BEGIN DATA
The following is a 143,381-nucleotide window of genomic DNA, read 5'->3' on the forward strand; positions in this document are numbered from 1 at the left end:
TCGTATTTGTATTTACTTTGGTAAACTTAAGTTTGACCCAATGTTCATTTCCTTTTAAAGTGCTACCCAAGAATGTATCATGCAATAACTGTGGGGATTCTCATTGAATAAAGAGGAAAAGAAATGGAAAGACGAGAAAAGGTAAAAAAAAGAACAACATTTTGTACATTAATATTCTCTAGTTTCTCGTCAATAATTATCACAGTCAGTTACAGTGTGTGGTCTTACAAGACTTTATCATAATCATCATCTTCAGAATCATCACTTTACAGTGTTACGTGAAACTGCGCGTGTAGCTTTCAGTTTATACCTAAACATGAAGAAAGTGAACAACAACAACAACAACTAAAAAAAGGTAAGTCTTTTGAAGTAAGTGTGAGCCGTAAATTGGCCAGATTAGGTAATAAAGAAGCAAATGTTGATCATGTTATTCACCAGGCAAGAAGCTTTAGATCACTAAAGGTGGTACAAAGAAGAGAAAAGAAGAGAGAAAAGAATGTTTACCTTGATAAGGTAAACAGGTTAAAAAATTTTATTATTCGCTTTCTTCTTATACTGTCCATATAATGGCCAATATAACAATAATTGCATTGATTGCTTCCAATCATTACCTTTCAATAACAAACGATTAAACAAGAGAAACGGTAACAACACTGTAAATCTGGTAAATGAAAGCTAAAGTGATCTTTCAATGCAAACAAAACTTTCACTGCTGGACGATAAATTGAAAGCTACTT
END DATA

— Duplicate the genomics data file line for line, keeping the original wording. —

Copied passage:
The following is a 143,381-nucleotide window of genomic DNA, read 5'->3' on the forward strand; positions in this document are numbered from 1 at the left end:
TCGTATTTGTATTTACTTTGGTAAACTTAAGTTTGACCCAATGTTCATTTCCTTTTAAAGTGCTACCCAAGAATGTATCATGCAATAACTGTGGGGATTCTCATTGAATAAAGAGGAAAAGAAATGGAAAGACGAGAAAAGGTAAAAAAAAGAACAACATTTTGTACATTAATATTCTCTAGTTTCTCGTCAATAATTATCACAGTCAGTTACAGTGTGTGGTCTTACAAGACTTTATCATAATCATCATCTTCAGAATCATCACTTTACAGTGTTACGTGAAACTGCGCGTGTAGCTTTCAGTTTATACCTAAACATGAAGAAAGTGAACAACAACAACAACAACTAAAAAAAGGTAAGTCTTTTGAAGTAAGTGTGAGCCGTAAATTGGCCAGATTAGGTAATAAAGAAGCAAATGTTGATCATGTTATTCACCAGGCAAGAAGCTTTAGATCACTAAAGGTGGTACAAAGAAGAGAAAAGAAGAGAGAAAAGAATGTTTACCTTGATAAGGTAAACAGGTTAAAAAATTTTATTATTCGCTTTCTTCTTATACTGTCCATATAATGGCCAATATAACAATAATTGCATTGATTGCTTCCAATCATTACCTTTCAATAACAAACGATTAAACAAGAGAAACGGTAACAACACTGTAAATCTGGTAAATGAAAGCTAAAGTGATCTTTCAATGCAAACAAAACTTTCACTGCTGGACGATAAATTGAAAGCTACTT